The research funding that I could access the time would have bound me to a study where I had to set out the aims and main research questions to suit the larger agenda of the funders. Potential funders saw the fact that I wished to give the participants and myself more freedom to engage with issues they themselves regarded as important, as highly problematic and unscientific. I decided to not seek funding for the research, and began a long and protracted process to design a study guided by the patients, and their families. Because of their poor health and economic circumstances it was not possible to engage all in discussions at the same time. I subsequently became involved in very time consuming interactions with each family. This concerned the research aims and questions which I then related it to the opinions and needs of all involved. During my initial research and subsequent discussions with the participants it became clear that they wished to give attention to their own understanding of their ill health, the meanings they attached to it and their embodied experience of their condition. Thus I spent long periods of time with the acutely chronically ill patients and their families in five institutional settings while they engaged with the health care system. In this process the patients became more like participants. To avoid confusion I nevertheless continue to call them patients in the remainder of this text.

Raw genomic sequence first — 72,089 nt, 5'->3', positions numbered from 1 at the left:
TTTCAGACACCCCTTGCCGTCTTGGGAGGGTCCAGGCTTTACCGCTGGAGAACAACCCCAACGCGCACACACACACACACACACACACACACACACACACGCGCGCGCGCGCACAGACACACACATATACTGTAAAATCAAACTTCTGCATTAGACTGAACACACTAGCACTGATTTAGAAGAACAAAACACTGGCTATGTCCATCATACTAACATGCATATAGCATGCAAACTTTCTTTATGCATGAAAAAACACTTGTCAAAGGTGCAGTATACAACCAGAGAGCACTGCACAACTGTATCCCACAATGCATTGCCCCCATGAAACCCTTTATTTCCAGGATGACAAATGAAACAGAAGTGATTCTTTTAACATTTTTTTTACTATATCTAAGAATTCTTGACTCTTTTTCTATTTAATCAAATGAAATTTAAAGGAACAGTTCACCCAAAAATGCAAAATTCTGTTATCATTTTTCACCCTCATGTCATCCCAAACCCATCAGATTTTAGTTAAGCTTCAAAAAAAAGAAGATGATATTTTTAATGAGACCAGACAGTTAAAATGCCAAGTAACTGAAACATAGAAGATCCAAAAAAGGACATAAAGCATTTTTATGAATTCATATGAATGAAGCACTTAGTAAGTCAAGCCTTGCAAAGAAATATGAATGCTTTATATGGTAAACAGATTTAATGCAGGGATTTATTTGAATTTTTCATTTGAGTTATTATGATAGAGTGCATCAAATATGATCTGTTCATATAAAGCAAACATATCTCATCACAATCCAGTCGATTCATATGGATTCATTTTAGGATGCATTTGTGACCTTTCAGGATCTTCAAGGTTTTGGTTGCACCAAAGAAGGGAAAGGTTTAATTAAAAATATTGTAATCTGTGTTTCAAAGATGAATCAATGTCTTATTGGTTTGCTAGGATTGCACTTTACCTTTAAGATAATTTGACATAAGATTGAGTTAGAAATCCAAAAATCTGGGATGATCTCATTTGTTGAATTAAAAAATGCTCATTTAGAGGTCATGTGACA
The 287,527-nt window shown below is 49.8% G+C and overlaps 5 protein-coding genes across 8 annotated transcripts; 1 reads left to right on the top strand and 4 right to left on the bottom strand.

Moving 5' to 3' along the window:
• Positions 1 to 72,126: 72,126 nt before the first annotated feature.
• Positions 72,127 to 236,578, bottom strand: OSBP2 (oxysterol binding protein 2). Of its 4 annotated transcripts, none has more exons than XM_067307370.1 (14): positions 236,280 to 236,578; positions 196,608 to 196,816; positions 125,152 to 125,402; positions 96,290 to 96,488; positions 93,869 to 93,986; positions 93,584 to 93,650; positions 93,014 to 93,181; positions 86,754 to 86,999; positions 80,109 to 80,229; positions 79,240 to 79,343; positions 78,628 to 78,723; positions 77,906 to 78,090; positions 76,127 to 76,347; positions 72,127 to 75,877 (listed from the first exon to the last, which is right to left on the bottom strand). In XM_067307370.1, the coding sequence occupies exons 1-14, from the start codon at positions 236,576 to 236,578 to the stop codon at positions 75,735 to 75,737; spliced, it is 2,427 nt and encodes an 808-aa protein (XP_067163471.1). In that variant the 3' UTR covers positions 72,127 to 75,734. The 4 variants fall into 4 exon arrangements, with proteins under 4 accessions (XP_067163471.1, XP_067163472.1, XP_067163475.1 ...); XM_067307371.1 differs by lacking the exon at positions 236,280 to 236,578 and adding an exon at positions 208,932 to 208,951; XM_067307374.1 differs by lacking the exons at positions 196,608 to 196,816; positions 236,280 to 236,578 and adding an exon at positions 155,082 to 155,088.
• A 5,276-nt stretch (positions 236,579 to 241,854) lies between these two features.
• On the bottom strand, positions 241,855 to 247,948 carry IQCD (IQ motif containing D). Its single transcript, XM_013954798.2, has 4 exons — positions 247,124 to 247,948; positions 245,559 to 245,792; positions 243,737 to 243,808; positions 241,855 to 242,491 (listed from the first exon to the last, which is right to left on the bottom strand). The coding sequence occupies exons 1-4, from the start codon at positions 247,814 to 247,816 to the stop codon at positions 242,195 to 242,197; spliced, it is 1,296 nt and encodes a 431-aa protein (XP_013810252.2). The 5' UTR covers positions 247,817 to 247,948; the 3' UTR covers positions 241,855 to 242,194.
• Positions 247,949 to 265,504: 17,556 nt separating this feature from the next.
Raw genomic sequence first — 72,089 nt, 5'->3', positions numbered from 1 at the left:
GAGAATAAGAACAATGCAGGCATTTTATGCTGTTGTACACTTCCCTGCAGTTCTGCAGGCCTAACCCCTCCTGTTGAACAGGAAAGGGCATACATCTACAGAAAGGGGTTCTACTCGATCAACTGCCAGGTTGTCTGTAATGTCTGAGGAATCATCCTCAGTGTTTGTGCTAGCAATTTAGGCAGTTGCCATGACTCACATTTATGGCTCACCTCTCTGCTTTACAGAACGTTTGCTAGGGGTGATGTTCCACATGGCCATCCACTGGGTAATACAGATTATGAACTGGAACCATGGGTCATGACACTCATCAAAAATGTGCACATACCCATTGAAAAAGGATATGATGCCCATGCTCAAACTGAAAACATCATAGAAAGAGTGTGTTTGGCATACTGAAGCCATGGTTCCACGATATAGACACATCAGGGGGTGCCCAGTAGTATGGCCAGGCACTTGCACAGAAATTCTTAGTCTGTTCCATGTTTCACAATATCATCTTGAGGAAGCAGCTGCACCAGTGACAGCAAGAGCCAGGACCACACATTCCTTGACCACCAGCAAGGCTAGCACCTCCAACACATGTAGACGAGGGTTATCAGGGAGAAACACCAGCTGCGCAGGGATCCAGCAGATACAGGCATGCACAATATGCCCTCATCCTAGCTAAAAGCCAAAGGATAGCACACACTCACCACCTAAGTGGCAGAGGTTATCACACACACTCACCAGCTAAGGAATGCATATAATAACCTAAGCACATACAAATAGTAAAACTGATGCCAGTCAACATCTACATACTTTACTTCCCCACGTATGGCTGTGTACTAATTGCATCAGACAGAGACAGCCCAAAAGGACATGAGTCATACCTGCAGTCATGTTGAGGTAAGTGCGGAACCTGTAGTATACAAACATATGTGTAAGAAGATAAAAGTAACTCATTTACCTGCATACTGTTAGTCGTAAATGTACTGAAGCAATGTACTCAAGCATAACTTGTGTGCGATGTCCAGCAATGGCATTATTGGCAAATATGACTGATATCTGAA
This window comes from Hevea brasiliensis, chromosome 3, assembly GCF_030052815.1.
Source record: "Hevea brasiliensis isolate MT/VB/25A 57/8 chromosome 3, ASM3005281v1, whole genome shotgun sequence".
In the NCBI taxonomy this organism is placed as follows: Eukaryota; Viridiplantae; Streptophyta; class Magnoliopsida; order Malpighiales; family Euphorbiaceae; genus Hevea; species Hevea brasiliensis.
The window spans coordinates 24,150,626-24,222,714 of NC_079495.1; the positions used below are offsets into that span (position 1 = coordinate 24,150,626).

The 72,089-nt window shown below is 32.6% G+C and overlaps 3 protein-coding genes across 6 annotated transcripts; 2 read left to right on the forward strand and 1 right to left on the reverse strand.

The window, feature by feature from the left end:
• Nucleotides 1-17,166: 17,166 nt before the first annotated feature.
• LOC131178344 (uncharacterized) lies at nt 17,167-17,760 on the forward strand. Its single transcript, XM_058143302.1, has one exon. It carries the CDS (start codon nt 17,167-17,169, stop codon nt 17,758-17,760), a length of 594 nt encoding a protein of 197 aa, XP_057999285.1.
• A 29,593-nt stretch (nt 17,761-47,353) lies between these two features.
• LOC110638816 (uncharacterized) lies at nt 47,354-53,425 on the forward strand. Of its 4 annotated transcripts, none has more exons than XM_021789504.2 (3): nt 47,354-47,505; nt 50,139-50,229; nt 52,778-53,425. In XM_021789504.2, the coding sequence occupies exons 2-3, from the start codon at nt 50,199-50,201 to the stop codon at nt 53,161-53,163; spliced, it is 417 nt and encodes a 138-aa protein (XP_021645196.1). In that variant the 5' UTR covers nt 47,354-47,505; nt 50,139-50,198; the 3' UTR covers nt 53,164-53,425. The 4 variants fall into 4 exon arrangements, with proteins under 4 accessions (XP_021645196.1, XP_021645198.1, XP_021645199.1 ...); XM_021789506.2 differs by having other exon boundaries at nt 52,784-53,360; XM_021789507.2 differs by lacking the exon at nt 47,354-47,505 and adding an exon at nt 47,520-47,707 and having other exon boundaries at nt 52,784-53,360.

From my first research interface with these people I was already aware that the experience of advanced and debilitating chronic illness did not only involve their own subjective experiences, but was equally clinically, economically and socially encountered. An important focus, guided largely by the occurrences in the lives of the patients and their families, was their encounter with the health care system. They interacted frequently with the health services and wished me to try to bring some understanding and coherence to this process, which was often very fragmented for them. To do so I had to also look at wider social, economic and political factors that impacted on their access to the health services and their experience of it (Gibson 2001).